See Why This Woman's Illiteracy Meant Her Family Couldn't Get Cancer Care

From poison warnings to street signs, the world's illiterate people struggle to make sense of their surroundings.
Jan 21, 2014· 0 MIN READ
Shaya Tayefe Mohajer is TakePart's News Editor.

For much of the developed world, literacy means success. Literacy means confidence and empowerment for boys and girls alike. In the above video, literacy means medical treatment.

In too many places around the world, women never know what they're missing because they've been told from a young age that they won't ever need to know how to read. They're told it's unnecessary for the life of servitude they are intended to lead, bearing children and attending to the needs of their families.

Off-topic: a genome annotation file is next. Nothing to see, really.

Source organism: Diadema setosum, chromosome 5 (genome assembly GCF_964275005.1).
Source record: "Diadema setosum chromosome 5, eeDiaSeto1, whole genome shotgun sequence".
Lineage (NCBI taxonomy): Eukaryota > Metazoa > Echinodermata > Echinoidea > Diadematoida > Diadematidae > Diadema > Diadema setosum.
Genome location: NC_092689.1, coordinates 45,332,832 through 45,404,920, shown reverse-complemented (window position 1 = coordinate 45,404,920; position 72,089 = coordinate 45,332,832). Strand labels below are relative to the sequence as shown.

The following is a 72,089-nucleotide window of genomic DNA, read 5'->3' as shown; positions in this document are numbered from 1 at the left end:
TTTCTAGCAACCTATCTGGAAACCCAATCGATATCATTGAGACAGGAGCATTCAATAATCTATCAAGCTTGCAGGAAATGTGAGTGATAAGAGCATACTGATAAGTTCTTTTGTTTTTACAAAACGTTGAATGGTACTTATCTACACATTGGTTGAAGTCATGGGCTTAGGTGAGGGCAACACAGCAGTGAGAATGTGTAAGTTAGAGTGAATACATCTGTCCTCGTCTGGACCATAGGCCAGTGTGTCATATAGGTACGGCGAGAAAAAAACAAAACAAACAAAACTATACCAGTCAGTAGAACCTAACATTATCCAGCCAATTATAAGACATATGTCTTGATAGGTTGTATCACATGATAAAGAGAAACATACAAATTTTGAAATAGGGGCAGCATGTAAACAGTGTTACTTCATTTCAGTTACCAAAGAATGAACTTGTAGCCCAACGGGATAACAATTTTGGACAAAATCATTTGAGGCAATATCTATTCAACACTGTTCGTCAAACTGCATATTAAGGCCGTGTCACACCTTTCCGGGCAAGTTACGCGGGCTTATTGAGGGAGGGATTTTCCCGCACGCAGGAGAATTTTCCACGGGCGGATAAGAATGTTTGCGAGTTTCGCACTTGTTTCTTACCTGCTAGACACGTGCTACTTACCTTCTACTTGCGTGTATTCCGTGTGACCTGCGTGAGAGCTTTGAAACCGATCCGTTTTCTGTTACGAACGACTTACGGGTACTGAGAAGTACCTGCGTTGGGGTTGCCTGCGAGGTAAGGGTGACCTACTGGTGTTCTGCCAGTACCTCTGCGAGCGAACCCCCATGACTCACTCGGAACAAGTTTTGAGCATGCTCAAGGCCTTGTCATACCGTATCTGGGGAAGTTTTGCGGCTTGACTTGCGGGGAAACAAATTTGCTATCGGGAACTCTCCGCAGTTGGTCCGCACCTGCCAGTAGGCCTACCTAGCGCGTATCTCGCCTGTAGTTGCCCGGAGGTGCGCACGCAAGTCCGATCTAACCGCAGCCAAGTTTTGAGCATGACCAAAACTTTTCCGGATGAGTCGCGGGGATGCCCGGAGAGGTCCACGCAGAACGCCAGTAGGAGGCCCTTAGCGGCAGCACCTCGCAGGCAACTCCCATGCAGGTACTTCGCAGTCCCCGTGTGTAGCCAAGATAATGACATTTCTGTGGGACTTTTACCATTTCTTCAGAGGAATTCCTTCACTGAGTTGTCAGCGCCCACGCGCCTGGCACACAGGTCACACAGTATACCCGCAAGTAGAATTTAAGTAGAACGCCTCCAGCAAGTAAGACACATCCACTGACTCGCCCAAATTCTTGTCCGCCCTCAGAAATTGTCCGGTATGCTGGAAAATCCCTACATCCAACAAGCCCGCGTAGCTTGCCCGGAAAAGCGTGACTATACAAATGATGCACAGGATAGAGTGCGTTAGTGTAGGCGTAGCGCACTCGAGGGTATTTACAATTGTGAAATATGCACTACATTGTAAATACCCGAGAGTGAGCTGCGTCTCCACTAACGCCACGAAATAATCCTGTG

But as Chuna, the woman in the video, proves, being literate means being a stronger woman and having the ability to really take care of your family. Watch what happens when she goes to the hospital seeking help for her mother's cancer, but her illiteracy gets in the way of getting treatment. Don't worry—there's an inspiring aftermath.

Around the world, in people 15 and older, 20 percent of women and 11 percent of men are illiterate, according to the last survey from The World Bank, conducted in 2011. In that year's survey of the same age group, low-income people fare worse: 46 percent of poor women can't read, and nor can 31 percent of impoverished men.

What's the incentive for countries of scarce resources to invest in literacy? Studies have proved that better literacy leads to stronger workforces, which leads to economic productivity.

As Chuna shows, the opportunity that comes with literacy—to be more productive and share knowledge of the written word—can bring joy too.